to reduce its lien is not part of the record. Although Ahmed
purported to attach the letter to both his motion to modify
and his motion for new trial, neither filing includes a copy
of the letter. Realizing this, Ahmed requested that the
clerk's record be supplemented with the letter, but no
supplemental clerk's record has been filed with this
court. Ahmed included the letter in the appendix to his
brief, but it is axiomatic that we may not consider a
document cited in a brief and attached as an appendix if it
is not formally included in the record on appeal. See
Greystar, LLC v. Adams, 426 S.W.3d 861, 864-65 (Tex.
App.-Dallas 2014, no pet.); see also Tex. R. App. P.
34.1 (providing that the appellate record consists of the
clerk's record and, when necessary, the reporter's
record). As the letter is not part of the record on appeal,
we cannot consider it.
argument is also flawed because he improperly conflates a
reduction in JPS's lien with a reduction in the
underlying debt owed JPS. A debt is "a specific sum of
money due by agreement or otherwise." Debt,
Black's Law Dictionary (10th ed. 2014). A lien, by
contrast, represents a "legal right or interest that a
creditor has in another's property, lasting usu[ally]
until a debt or duty that it secures is satisfied."
See id. at Lien. By agreeing to reduce its
lien, JPS did not simultaneously write off the difference
between the portion of the debt that was originally secured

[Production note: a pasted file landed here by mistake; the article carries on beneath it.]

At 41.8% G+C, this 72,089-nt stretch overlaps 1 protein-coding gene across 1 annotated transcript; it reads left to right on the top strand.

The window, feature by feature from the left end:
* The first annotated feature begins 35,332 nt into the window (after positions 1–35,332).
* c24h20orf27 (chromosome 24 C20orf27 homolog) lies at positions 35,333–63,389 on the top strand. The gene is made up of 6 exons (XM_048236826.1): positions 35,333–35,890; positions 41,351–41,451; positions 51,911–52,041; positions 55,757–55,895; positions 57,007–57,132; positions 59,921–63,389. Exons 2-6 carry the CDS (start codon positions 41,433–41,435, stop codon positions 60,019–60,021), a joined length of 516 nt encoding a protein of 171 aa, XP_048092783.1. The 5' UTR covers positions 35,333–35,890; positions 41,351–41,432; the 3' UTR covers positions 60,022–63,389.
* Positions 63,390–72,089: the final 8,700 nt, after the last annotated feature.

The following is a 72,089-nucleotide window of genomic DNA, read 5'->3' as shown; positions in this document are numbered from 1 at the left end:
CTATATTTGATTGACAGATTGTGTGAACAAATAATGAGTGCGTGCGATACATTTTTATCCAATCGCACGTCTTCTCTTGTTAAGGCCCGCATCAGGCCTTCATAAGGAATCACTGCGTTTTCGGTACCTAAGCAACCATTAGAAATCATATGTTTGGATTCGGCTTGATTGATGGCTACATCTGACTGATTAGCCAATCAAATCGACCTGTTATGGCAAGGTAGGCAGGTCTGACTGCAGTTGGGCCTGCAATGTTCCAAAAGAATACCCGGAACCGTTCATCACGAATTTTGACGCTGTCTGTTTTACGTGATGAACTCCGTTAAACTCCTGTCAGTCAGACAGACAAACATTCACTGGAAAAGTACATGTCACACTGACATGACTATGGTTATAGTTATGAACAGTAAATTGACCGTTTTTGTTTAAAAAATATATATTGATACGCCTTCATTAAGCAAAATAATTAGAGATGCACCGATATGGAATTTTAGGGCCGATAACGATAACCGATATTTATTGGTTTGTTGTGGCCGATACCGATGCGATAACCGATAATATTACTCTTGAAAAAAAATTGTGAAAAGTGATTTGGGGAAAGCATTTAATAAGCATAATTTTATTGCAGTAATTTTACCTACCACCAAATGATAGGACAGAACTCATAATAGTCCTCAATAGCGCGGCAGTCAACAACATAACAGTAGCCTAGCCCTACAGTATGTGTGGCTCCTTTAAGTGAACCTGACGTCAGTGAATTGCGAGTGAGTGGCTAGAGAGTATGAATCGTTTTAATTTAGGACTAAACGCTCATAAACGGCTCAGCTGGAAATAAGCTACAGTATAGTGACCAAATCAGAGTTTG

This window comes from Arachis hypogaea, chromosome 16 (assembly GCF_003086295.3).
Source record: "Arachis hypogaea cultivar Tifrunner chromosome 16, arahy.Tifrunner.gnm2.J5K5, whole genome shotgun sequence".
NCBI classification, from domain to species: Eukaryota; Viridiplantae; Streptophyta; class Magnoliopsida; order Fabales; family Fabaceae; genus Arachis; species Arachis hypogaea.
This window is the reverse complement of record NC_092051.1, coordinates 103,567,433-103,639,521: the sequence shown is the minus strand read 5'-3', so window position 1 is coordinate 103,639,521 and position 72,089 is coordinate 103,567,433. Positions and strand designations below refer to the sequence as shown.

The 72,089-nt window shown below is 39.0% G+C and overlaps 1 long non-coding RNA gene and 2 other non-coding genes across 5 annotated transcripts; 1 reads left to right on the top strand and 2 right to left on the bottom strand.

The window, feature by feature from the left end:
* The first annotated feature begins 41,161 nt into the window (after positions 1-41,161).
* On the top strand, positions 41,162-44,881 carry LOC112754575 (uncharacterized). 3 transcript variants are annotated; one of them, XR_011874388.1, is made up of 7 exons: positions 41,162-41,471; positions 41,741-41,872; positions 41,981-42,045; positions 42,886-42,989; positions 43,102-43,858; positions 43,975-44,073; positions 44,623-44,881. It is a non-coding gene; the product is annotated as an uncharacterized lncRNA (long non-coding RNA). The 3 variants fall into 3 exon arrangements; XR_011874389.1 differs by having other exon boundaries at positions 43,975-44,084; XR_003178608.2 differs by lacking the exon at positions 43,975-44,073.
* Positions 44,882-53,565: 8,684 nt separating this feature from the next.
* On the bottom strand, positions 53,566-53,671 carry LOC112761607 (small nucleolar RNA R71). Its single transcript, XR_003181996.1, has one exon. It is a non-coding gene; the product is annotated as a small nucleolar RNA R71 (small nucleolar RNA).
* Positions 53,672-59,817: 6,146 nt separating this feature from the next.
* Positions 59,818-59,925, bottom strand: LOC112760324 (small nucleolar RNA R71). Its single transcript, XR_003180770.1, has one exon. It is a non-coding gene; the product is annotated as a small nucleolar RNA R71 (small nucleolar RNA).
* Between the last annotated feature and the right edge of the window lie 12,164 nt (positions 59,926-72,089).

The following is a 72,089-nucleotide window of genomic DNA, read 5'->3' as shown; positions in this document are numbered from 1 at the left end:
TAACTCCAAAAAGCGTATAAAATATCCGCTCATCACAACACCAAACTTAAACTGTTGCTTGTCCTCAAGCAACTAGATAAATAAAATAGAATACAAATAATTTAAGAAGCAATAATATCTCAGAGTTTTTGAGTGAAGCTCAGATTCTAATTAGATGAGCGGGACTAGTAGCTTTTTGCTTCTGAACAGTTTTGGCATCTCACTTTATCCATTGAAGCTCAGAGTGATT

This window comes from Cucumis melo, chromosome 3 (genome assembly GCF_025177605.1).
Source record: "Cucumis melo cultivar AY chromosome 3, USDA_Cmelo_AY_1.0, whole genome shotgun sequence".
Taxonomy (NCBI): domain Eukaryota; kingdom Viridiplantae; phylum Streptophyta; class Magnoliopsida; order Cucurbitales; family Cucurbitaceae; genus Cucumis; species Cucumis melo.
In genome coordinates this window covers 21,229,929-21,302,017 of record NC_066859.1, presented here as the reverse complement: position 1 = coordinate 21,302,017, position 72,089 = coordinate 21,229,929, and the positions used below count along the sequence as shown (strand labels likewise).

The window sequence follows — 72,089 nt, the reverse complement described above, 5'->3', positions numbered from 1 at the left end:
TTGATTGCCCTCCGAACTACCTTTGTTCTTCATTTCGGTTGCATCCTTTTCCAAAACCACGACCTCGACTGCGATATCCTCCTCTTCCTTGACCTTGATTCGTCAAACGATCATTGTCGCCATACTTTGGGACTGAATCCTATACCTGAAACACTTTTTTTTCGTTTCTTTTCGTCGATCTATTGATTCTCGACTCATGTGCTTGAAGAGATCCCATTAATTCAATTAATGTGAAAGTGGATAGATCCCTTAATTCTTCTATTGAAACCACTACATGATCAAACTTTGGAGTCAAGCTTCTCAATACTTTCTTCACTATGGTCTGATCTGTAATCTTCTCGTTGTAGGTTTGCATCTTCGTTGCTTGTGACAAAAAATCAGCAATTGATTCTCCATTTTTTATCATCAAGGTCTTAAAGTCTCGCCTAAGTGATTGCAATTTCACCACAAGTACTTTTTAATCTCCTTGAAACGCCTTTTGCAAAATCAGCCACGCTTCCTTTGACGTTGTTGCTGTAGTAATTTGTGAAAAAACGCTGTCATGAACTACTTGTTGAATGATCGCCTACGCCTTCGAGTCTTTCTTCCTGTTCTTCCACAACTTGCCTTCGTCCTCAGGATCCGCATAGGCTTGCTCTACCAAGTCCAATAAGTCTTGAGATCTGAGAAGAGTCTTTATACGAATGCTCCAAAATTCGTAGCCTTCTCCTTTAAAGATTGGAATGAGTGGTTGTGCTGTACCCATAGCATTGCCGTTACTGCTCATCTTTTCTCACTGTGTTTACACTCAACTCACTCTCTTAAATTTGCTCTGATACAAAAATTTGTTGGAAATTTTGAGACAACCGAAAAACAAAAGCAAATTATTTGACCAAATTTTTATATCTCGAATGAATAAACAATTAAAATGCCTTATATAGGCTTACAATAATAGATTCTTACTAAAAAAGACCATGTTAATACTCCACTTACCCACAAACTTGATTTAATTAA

by the lien and the portion that remained secured after the
reduction; the $61, 169.01 debt is simply undersecured.
even if we indulged Ahmed's argument and treated
JPS's lien reduction as a debt reduction, section 41.0105
would not require a different outcome because unlike in
Haygood, in which the health care provider agreed to
reduce the plaintiff's medical expenses before trial, in
this case, there was no evidence that JPS had agreed to write
off any part of the $61, 169.01 that Sosa owed for medical
expenses and that JPS had a "[t]otal legal right to be
paid." 356 S.W.3d at 392. Indeed, it was not until
after trial that JPS agreed to reduce its lien.
Lamenting a violation of the constitutional right to trial by
jury, the Haygood majority expressly disapproved of
a procedure whereby the trial court was tasked with the
responsibility of reducing the plaintiff's recovery of
past medical expenses based on the defendant's
post-trial presentation of evidence that part of the
plaintiff's medical expenses was not recoverable under
section 41.0105. Id. at 399. Thus, sustaining
Ahmed's requested relief would require us to engage in a
procedure that the supreme court has already rejected as
constitutionally unsound. We, of course, decline to do so.
Cf. Sabine Offshore, Serv. Inc. v. City of Port
Arthur, 595 S.W.2d 840, 841 (Tex. 1979) ("The Court
of Civil Appeals should not have based its judgment upon
evidence contained in affidavits not a part of the trial
trial court did not err by denying Ahmed's requests to
reduce Sosa's damages for past medical expenses.
Accordingly, we overrule his only ...